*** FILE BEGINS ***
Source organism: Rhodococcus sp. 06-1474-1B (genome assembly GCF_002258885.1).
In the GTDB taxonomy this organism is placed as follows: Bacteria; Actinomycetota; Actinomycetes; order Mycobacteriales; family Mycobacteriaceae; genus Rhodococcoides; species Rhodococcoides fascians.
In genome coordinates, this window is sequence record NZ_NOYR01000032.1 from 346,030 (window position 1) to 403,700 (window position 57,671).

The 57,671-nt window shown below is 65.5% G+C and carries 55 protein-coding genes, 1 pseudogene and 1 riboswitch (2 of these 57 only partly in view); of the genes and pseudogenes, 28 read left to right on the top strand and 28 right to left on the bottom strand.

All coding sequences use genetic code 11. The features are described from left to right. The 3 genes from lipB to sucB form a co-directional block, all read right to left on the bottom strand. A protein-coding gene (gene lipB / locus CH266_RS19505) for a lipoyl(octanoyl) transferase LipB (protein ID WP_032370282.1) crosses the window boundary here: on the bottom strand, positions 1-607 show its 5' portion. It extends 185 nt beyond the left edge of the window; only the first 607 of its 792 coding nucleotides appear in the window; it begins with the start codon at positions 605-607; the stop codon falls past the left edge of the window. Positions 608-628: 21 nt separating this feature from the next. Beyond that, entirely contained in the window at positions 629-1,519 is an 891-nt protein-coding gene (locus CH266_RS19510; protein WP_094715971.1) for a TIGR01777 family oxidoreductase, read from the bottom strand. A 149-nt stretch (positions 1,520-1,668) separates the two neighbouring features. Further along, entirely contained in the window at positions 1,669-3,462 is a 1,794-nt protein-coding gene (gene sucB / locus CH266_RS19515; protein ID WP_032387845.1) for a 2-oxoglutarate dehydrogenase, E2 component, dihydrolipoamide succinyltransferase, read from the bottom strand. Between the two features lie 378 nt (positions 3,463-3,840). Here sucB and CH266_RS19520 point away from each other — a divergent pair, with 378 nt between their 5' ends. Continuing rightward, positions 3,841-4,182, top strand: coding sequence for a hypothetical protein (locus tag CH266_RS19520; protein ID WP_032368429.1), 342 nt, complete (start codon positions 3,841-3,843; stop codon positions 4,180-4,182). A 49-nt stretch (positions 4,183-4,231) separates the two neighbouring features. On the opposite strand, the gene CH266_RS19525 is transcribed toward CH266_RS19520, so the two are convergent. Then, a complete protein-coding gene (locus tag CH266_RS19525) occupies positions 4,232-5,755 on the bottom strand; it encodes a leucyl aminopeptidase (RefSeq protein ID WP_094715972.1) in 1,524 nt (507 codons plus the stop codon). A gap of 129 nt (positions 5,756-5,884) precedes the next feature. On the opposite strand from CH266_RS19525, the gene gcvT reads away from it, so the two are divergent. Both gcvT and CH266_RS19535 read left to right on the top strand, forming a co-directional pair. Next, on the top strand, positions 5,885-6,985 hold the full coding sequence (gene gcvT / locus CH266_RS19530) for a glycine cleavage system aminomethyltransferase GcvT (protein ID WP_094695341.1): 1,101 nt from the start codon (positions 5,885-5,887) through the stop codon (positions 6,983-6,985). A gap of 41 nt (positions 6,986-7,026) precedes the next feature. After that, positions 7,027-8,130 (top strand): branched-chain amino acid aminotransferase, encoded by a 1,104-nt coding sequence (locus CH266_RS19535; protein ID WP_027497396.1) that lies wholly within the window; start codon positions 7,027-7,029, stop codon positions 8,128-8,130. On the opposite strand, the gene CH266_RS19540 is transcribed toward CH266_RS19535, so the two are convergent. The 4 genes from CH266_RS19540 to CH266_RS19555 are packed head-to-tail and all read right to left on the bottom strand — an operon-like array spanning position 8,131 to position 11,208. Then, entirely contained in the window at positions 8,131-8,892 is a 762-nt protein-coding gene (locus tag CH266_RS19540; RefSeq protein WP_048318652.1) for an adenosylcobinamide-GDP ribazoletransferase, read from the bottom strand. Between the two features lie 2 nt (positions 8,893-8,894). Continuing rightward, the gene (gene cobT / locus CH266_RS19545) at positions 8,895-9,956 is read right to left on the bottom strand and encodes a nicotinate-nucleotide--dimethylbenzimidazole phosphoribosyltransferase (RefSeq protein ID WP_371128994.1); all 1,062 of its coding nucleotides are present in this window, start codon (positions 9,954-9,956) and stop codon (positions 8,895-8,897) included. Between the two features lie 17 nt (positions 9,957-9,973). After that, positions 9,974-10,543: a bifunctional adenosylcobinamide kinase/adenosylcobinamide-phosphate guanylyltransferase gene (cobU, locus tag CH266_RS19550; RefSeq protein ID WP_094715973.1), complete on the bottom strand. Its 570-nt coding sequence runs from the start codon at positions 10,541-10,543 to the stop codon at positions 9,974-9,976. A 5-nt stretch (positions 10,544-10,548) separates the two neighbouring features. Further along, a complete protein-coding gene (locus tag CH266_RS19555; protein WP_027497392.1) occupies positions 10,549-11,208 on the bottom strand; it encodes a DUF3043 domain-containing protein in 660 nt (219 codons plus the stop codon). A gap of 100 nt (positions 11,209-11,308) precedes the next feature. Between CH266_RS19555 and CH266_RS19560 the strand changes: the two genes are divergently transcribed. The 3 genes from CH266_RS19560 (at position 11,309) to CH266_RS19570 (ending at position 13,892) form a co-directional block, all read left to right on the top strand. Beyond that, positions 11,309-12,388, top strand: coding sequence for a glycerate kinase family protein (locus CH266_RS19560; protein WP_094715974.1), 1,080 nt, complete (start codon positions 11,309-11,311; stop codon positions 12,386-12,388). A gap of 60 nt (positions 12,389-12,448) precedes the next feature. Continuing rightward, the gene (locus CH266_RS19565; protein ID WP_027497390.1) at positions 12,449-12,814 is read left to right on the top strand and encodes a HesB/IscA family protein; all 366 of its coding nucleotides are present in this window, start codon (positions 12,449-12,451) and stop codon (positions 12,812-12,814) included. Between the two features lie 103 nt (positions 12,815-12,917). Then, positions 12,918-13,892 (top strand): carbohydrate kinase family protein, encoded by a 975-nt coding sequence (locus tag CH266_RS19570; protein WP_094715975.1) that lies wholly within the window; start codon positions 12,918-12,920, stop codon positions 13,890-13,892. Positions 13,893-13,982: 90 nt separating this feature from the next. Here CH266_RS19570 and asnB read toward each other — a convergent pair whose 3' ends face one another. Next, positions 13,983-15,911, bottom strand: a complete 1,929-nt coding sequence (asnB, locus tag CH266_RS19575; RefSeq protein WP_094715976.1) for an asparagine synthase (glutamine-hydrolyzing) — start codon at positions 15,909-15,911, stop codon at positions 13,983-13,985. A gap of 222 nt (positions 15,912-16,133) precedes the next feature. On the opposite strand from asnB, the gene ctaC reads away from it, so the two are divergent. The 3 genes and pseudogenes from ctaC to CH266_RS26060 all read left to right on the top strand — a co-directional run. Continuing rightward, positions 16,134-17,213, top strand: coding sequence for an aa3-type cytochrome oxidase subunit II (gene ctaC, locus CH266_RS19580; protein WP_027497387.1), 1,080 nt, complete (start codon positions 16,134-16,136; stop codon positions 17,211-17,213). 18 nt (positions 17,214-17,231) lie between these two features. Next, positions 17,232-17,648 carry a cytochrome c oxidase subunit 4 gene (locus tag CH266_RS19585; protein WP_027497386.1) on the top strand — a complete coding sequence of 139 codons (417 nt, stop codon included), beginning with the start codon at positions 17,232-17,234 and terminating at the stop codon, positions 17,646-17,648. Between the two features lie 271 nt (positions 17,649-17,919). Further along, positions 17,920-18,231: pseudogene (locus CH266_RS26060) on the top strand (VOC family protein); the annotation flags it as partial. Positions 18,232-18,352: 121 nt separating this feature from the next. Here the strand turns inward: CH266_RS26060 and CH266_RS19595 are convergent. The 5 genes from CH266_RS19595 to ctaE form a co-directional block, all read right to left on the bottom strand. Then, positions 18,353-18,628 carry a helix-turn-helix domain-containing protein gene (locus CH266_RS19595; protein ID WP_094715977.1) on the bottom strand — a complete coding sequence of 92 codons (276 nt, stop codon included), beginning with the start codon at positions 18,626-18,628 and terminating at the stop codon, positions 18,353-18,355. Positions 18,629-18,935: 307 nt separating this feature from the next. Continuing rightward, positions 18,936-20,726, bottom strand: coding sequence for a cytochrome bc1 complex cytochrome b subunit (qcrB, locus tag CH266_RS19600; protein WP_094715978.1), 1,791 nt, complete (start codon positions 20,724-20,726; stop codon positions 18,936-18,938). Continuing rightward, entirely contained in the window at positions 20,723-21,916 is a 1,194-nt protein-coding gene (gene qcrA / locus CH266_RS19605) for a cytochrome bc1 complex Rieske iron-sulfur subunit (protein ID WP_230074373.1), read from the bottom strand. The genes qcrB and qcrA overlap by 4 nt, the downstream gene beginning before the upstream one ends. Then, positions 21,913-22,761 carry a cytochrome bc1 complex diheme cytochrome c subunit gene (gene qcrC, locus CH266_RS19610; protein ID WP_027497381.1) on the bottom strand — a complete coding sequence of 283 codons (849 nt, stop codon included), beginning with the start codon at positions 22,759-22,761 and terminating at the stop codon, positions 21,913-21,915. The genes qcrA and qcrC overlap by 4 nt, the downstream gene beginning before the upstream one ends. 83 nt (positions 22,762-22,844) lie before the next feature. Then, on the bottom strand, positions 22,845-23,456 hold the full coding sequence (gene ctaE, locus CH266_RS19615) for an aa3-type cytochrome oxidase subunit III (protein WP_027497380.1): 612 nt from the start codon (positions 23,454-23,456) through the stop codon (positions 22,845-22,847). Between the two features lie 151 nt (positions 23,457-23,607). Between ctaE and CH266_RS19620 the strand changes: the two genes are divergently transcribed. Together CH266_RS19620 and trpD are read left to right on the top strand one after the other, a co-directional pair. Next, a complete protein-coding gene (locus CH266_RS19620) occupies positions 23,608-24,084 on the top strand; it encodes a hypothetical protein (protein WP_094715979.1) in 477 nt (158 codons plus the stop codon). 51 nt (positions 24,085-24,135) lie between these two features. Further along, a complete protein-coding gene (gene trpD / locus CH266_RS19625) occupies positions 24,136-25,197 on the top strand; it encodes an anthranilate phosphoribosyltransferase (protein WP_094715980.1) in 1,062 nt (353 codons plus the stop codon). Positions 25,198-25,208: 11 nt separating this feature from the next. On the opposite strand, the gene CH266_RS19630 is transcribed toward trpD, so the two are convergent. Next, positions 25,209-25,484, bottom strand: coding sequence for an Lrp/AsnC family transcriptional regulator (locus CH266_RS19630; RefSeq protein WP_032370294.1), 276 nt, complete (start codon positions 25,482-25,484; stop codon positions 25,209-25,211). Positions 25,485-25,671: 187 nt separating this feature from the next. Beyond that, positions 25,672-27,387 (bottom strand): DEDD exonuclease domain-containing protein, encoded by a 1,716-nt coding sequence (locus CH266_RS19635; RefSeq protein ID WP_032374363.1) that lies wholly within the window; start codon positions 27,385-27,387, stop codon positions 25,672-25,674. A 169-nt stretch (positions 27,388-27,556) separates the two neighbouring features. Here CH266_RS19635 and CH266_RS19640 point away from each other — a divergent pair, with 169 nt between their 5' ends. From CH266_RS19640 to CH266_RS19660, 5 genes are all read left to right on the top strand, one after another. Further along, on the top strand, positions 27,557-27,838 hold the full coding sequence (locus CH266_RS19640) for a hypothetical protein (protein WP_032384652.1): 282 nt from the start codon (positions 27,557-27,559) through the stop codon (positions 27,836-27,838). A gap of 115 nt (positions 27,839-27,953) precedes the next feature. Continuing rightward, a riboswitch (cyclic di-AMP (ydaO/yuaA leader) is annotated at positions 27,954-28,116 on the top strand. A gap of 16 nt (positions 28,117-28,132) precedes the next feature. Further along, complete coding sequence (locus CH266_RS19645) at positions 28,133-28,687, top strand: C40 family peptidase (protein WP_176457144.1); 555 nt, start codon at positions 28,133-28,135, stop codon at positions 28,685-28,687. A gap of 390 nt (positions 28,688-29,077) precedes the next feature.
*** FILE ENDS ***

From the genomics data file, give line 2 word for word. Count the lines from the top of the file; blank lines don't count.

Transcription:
In the GTDB taxonomy this organism is placed as follows: Bacteria; Actinomycetota; Actinomycetes; order Mycobacteriales; family Mycobacteriaceae; genus Rhodococcoides; species Rhodococcoides fascians.